BioWorld International Correspondent
Crucell NV secured two vaccine product deals based on its PER.C6 human cell line over a week's time.
It unveiled an agreement Tuesday to license its veterinary West Nile vaccine to Pfizer Inc. for use in horses. That follows its first ever product agreement, a €30 million pact it signed last week with Aventis Pasteur, the vaccines arm of Aventis SA, of Strasbourg, France, to develop epidemic and pandemic influenza vaccines.
The company's share price rose by more than 20 percent on Amsterdam's Euronext exchange over the past week, from €5.25 to its Tuesday close of €6.50.
The deal with Aventis comprises an up-front payment of €8 million, plus potentially €22 million in milestones, which will be triggered by completion of Phase I, Phase II and Phase III trials and by U.S. and European product registration. Crucell, of Leiden, the Netherlands, also will receive research and development funding and royalties that will range from high single-digit to double-digit percentages, depending on sales volumes. Crucell retains commercialization rights for Japan, which, it said, represents 15 percent of the worldwide influenza vaccine market that was worth €1.2 billion in 2002. However, Aventis has secured global manufacturing rights and will receive royalties from Crucell for sales in Japan.
The deal represents a strategy shift for Crucell, which previously had signaled its intention to continue development of its influenza vaccine program in-house.
"It is our contention that Aventis Pasteur offered us a deal we could not refuse and [that] frees up resources for additional programs," CEO Dinko Valerio said on a conference call last week. The financial terms cover development of the epidemic vaccine only and do not include Crucell's pandemic vaccine, which also is covered by the agreement. "Payments for that are not included in the €30 million. The way we would commercialize that is not stipulated in the information we have disclosed today," Valerio said.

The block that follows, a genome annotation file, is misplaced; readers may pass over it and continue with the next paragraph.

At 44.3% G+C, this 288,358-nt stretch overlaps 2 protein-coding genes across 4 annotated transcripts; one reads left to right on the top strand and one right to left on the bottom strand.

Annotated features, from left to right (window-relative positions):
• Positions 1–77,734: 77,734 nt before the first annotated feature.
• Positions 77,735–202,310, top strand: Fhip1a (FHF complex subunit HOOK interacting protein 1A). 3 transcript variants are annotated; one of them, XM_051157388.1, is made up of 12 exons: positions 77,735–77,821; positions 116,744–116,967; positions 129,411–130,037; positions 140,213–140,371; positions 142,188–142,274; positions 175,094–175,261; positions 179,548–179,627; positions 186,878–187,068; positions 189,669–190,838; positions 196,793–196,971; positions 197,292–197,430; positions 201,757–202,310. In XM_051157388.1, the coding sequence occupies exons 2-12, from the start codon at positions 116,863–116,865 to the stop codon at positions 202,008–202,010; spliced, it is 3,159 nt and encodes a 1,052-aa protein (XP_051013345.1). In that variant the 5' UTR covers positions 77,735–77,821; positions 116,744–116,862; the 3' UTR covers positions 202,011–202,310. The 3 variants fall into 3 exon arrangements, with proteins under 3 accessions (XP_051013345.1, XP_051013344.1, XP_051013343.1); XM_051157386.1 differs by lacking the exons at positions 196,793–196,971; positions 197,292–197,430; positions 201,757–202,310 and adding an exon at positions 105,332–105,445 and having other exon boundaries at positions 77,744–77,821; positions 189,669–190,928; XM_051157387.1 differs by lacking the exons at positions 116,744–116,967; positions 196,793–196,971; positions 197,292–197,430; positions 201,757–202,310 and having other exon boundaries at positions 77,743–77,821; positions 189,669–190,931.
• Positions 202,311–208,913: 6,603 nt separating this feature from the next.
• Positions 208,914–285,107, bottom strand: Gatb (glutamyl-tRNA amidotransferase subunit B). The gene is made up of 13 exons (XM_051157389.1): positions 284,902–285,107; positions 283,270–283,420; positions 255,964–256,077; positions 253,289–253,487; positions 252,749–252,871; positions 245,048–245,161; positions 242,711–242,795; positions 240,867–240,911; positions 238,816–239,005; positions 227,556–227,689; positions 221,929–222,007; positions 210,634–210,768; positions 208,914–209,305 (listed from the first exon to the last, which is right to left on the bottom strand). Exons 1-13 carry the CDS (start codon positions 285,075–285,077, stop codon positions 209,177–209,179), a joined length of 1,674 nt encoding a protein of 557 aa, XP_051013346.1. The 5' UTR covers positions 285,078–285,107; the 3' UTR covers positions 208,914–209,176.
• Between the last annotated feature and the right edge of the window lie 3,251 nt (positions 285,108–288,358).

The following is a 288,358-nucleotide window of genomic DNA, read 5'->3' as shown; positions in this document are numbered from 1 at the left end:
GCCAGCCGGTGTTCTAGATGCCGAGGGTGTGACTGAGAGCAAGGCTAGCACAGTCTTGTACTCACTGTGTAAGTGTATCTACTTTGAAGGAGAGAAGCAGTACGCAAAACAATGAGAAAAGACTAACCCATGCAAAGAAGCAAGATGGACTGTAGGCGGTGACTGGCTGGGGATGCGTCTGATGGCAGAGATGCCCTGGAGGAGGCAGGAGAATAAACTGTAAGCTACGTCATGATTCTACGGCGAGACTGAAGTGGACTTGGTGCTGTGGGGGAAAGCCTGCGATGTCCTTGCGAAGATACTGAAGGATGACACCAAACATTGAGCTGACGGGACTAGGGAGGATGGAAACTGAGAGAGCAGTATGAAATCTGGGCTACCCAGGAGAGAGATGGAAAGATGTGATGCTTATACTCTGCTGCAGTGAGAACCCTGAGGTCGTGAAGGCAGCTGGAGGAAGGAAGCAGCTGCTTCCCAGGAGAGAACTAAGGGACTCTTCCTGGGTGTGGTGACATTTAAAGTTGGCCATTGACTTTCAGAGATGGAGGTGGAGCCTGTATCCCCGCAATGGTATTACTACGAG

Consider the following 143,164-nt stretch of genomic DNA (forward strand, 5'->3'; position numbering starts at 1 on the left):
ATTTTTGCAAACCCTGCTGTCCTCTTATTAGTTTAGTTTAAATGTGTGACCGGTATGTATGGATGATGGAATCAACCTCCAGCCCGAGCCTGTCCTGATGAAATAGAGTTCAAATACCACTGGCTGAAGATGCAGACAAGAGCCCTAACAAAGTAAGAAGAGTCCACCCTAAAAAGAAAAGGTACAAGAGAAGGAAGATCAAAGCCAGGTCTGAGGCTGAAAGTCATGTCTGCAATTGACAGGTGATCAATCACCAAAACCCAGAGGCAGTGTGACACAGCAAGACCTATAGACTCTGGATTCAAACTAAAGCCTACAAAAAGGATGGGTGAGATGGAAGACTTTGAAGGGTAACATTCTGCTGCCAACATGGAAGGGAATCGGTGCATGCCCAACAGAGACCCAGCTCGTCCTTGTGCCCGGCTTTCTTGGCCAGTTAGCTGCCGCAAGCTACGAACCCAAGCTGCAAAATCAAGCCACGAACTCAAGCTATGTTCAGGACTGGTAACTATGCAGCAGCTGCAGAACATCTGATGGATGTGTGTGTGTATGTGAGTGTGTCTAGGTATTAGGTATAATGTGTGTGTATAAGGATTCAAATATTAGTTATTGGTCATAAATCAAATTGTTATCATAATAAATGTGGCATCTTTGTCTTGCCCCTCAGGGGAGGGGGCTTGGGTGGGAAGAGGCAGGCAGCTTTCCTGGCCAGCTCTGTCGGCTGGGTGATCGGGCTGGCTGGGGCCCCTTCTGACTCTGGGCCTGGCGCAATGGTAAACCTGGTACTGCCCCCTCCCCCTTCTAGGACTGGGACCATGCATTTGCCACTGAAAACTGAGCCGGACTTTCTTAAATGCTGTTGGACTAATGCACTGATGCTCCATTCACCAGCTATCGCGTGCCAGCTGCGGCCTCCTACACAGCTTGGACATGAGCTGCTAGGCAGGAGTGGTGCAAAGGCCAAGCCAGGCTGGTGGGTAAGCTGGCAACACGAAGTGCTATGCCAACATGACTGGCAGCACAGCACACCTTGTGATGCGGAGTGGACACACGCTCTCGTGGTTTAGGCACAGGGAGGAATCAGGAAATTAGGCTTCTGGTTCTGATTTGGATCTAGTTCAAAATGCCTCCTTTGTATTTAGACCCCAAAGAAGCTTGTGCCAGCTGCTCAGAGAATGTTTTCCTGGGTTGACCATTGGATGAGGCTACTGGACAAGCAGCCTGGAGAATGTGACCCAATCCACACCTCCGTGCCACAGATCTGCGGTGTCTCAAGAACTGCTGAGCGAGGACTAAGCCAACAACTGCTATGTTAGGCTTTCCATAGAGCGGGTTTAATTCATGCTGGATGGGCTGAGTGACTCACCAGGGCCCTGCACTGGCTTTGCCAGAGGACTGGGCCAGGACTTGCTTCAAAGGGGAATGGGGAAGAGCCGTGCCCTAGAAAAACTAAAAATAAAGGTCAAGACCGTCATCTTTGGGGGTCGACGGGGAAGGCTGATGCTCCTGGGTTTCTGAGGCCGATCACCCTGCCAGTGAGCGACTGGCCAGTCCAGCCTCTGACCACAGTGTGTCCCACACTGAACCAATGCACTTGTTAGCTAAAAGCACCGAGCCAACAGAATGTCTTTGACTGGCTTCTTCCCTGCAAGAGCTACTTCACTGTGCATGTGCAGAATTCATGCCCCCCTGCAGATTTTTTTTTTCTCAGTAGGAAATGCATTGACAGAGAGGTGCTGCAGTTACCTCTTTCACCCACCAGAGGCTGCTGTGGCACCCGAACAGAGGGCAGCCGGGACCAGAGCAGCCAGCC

Both the influenza and West Nile programs involve the use of whole killed viruses, expressed in Crucell's recombinant PER.C6 cell line. The platform, the company said, is optimized for large-scale, serum-free production and offers a more straightforward alternative to current production methods, such as embryonated chicken eggs (for influenza vaccines) and mouse brain cells (for veterinary West Nile vaccines).
The agreement with New-York-based Pfizer is much smaller in scale, Louise Dolfing, corporate communications manager at Crucell, told BioWorld International. "Because it's a veterinary vaccine, it's a limited market," she said. The agreement covers only the U.S. and calls for Crucell to receive an up-front license fee, plus it is entitled to milestones, annual fees and royalties on product sales. Additional terms were not disclosed. Pfizer's veterinary medicine arm, Pfizer Animal Health, will be responsible for further development of the product.
Crucell already is developing a West Nile vaccine in cooperation with the Kimron Veterinary Institute of Israel's Department of Agriculture for use in geese in Israel. That is expected to undergo market launch this year. It has preclinical human vaccine development programs under way in West Nile virus, Ebola and malaria, plus several other undisclosed indications.